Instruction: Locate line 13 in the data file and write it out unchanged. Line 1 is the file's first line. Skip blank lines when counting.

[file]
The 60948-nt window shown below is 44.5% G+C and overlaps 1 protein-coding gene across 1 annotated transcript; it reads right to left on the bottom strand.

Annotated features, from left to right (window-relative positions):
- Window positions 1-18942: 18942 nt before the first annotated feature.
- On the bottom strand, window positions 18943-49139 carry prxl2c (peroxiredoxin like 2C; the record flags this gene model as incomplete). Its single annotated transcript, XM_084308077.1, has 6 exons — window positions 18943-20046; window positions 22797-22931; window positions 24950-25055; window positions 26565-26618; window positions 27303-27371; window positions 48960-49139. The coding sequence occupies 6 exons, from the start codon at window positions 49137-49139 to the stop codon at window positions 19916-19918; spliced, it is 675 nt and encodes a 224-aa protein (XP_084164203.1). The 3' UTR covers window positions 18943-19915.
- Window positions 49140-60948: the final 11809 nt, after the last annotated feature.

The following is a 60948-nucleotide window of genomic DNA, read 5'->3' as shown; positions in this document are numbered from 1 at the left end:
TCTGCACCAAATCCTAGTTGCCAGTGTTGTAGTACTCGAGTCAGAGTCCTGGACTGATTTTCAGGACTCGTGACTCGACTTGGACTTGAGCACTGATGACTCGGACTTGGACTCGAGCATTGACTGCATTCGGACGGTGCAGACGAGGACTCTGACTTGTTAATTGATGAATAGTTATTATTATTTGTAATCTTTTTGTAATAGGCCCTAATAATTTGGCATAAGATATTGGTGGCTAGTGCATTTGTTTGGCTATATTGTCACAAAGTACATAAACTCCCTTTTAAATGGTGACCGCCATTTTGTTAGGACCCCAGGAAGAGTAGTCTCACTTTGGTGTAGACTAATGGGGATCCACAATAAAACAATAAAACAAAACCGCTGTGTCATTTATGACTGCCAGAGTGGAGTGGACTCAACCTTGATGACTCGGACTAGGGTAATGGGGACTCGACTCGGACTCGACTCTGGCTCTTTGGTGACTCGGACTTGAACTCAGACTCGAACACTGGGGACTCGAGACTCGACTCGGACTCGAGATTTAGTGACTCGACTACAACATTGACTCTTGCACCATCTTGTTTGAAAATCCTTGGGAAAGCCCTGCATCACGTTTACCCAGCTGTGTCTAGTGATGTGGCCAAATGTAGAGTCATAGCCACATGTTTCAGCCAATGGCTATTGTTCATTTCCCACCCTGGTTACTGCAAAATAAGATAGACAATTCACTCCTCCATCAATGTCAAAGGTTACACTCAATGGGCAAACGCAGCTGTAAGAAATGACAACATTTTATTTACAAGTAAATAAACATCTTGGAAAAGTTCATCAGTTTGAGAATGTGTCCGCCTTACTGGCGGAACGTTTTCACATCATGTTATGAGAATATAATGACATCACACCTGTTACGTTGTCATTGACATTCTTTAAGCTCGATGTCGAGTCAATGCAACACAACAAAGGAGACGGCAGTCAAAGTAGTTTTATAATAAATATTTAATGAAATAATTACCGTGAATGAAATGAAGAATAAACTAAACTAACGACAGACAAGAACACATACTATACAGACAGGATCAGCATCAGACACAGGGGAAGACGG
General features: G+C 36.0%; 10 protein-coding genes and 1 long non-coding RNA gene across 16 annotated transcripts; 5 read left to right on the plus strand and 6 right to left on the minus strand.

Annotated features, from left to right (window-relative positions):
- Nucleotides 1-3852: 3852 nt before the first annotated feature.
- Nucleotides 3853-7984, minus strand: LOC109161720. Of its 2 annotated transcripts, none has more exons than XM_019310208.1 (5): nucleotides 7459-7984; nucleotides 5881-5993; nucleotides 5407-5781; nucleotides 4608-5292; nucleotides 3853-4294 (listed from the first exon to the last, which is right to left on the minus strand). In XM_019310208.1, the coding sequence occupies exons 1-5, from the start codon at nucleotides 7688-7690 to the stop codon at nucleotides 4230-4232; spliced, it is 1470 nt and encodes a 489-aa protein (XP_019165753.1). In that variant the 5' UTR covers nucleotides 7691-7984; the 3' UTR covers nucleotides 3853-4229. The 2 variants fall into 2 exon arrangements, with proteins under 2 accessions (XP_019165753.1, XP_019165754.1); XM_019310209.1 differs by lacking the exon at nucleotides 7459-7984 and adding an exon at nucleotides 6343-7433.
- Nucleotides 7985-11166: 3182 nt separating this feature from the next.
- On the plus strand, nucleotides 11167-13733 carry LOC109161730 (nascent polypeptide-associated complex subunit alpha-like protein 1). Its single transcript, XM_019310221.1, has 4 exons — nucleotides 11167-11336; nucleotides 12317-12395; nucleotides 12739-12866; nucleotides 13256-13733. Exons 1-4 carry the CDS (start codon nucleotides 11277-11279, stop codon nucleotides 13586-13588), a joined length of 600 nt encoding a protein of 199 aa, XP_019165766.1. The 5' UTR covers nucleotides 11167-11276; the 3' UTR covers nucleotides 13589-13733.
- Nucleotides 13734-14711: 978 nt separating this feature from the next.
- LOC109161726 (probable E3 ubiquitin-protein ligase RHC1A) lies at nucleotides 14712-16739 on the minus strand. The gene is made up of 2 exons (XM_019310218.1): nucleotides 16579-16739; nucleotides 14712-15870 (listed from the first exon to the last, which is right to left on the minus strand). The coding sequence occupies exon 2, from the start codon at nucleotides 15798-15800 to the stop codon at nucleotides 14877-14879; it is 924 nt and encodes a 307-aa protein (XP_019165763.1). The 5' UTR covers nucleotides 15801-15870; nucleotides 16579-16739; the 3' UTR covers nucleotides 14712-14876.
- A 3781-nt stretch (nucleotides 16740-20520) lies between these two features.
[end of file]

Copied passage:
- On the plus strand, nucleotides 11167-13733 carry LOC109161730 (nascent polypeptide-associated complex subunit alpha-like protein 1). Its single transcript, XM_019310221.1, has 4 exons — nucleotides 11167-11336; nucleotides 12317-12395; nucleotides 12739-12866; nucleotides 13256-13733. Exons 1-4 carry the CDS (start codon nucleotides 11277-11279, stop codon nucleotides 13586-13588), a joined length of 600 nt encoding a protein of 199 aa, XP_019165766.1. The 5' UTR covers nucleotides 11167-11276; the 3' UTR covers nucleotides 13589-13733.